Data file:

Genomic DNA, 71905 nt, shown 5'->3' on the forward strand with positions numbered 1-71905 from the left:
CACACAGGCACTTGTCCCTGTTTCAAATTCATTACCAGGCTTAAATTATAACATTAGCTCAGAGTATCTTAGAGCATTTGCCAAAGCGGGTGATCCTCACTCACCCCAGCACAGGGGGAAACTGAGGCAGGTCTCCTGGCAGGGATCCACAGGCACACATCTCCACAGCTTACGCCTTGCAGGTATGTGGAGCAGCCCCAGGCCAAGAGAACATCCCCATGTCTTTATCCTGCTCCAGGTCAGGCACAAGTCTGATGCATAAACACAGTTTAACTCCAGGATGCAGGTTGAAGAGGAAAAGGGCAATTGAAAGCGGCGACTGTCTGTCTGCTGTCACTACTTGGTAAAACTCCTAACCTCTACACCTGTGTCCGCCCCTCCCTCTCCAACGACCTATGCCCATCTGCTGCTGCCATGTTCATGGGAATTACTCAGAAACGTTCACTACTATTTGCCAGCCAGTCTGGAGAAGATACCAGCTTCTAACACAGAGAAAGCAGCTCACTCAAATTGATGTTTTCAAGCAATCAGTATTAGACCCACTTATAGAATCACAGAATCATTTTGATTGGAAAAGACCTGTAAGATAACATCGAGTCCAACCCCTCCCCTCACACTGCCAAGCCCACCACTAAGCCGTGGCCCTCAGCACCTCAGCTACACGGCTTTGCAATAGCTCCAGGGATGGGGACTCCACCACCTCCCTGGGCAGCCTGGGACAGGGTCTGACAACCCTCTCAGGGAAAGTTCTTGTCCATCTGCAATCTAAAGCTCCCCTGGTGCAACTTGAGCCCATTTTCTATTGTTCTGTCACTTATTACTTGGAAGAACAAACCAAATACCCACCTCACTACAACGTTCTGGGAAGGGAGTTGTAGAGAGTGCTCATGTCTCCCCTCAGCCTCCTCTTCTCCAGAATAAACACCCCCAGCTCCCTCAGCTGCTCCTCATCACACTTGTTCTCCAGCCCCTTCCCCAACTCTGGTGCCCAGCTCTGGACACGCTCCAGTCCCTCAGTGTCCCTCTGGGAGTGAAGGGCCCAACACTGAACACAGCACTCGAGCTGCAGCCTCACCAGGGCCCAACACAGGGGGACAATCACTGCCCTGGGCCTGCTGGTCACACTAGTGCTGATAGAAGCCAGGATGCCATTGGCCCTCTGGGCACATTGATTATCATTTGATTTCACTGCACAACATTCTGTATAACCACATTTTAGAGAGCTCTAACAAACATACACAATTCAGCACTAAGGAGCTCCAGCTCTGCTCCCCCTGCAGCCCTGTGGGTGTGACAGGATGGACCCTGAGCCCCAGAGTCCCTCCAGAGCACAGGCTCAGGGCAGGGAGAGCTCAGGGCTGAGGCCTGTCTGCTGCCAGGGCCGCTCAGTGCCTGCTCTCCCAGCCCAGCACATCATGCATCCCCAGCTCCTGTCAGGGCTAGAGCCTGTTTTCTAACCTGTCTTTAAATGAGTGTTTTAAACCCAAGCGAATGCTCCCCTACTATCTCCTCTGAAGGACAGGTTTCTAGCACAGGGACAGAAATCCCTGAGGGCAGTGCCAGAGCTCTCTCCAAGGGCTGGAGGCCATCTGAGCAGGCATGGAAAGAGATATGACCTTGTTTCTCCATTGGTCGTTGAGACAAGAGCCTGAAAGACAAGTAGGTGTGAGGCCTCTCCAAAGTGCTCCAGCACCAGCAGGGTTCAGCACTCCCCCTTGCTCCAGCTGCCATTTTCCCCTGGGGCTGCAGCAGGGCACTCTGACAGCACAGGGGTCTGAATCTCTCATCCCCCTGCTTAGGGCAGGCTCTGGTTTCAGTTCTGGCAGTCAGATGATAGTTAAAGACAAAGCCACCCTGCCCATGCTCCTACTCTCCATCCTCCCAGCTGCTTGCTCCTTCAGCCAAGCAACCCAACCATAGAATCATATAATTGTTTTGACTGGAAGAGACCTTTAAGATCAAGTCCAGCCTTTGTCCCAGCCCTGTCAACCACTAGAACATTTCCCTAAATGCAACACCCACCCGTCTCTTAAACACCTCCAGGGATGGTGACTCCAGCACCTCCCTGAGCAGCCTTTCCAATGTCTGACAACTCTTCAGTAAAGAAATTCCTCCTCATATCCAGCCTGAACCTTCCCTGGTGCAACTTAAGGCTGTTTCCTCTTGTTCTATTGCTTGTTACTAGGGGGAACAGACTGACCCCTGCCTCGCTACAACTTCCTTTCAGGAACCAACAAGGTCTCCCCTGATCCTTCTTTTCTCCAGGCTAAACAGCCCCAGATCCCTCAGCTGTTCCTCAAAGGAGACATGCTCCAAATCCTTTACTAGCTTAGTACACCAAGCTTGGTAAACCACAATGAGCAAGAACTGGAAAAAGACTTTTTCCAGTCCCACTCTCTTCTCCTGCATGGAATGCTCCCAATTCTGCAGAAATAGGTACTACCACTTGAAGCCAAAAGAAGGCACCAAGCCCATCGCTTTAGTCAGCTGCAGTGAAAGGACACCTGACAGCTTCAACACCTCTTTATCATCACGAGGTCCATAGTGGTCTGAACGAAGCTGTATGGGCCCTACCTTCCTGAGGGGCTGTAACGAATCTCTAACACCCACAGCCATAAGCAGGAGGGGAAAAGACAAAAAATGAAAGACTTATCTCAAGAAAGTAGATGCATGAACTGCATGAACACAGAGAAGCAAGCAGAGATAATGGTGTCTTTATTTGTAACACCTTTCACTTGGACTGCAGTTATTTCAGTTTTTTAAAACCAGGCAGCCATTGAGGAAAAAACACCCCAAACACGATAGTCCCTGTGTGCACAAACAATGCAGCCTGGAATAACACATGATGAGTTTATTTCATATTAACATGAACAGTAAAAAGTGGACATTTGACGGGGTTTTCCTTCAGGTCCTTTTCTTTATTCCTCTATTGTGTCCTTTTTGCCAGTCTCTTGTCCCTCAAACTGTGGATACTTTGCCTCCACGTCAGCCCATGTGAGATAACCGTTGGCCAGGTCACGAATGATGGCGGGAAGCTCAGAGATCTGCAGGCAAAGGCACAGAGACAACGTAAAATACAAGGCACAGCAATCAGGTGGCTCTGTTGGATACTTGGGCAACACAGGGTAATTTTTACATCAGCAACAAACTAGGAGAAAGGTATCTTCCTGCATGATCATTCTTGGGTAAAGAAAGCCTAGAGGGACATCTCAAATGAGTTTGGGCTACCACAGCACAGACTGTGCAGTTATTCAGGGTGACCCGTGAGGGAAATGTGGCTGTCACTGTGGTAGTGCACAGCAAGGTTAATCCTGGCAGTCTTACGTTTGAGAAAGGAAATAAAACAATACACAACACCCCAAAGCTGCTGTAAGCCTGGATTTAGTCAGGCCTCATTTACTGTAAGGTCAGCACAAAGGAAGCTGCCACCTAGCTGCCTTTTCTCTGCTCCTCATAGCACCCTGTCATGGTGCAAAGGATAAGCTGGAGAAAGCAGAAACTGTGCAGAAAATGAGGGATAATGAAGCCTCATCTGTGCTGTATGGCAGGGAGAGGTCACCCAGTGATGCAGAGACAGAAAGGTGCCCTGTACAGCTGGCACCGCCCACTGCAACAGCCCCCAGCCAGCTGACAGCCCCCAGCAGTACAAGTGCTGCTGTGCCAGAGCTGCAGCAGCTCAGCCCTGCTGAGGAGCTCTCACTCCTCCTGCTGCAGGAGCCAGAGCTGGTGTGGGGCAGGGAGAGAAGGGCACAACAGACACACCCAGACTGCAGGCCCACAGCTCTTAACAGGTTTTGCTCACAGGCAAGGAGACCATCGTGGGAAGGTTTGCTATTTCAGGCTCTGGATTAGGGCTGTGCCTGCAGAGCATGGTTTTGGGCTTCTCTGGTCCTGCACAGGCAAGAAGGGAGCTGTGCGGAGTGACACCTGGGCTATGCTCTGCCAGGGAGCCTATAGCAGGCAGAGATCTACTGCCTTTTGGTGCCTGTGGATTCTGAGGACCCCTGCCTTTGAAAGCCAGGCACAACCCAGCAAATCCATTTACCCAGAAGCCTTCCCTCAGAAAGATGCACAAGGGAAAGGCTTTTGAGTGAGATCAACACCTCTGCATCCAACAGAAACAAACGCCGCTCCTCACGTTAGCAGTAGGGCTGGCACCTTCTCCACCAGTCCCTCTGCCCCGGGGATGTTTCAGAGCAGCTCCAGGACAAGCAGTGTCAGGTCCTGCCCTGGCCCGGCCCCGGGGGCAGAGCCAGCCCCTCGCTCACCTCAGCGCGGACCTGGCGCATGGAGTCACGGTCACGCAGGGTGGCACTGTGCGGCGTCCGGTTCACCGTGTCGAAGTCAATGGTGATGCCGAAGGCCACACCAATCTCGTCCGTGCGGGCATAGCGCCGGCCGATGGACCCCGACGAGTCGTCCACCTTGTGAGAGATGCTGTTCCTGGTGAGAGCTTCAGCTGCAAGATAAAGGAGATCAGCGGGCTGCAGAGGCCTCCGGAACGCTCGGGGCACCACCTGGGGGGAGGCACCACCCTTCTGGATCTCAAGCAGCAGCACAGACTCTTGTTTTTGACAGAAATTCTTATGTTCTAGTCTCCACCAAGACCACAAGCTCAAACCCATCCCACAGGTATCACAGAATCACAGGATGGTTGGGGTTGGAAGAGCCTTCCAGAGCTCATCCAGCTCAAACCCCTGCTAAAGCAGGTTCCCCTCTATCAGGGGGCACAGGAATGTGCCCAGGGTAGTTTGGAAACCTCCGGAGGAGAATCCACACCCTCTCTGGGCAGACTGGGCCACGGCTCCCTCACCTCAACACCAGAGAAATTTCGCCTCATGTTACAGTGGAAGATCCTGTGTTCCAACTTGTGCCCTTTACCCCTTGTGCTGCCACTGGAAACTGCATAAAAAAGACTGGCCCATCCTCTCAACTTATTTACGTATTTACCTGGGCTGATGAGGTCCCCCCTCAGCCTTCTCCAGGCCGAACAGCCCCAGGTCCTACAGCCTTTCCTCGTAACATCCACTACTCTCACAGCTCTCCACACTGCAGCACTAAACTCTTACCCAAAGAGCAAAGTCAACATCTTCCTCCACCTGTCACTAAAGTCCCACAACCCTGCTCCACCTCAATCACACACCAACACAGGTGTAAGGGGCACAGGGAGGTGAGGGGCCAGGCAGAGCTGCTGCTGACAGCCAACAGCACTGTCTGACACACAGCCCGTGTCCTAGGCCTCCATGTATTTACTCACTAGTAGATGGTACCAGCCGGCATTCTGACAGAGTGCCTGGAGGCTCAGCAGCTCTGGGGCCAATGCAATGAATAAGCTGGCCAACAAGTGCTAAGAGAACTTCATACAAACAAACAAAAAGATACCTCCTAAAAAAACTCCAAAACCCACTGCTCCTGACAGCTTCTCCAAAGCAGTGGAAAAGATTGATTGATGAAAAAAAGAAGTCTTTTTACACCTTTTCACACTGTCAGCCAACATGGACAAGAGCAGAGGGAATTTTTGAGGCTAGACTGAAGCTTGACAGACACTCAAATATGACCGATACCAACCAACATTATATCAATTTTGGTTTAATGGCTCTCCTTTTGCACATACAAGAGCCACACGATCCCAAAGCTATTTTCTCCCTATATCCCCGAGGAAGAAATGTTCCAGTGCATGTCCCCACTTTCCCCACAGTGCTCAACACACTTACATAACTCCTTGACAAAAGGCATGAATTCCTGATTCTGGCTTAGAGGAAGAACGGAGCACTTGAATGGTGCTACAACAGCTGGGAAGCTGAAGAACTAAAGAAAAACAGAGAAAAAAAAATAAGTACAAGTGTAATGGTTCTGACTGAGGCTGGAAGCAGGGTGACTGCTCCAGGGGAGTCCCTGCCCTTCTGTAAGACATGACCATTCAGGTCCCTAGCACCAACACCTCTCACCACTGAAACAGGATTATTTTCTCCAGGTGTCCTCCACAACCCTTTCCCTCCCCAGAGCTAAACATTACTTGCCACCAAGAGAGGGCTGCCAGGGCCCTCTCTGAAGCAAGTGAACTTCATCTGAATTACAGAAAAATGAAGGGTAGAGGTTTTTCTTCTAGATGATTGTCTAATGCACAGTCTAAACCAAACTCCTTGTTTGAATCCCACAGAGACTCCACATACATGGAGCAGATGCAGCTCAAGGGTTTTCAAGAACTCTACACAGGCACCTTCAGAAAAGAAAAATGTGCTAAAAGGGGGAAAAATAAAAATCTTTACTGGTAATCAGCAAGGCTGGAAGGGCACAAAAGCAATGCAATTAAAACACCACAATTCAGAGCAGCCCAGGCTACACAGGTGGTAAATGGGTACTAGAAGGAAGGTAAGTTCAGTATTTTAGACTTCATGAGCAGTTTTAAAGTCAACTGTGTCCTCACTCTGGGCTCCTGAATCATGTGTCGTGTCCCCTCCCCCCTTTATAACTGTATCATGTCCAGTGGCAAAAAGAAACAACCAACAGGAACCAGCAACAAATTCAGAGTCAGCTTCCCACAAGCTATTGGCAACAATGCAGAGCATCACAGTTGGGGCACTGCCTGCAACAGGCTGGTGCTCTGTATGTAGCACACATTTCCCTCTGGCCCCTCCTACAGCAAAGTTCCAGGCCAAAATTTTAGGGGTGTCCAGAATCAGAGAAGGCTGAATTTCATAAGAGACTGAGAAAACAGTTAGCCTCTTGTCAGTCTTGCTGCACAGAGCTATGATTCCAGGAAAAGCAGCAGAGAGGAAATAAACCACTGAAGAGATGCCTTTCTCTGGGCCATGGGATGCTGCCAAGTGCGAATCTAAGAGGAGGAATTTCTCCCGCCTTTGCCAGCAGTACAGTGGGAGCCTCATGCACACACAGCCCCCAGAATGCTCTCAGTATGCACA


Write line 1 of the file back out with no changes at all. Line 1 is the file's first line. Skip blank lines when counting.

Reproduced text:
Genomic DNA, 71905 nt, shown 5'->3' on the forward strand with positions numbered 1-71905 from the left: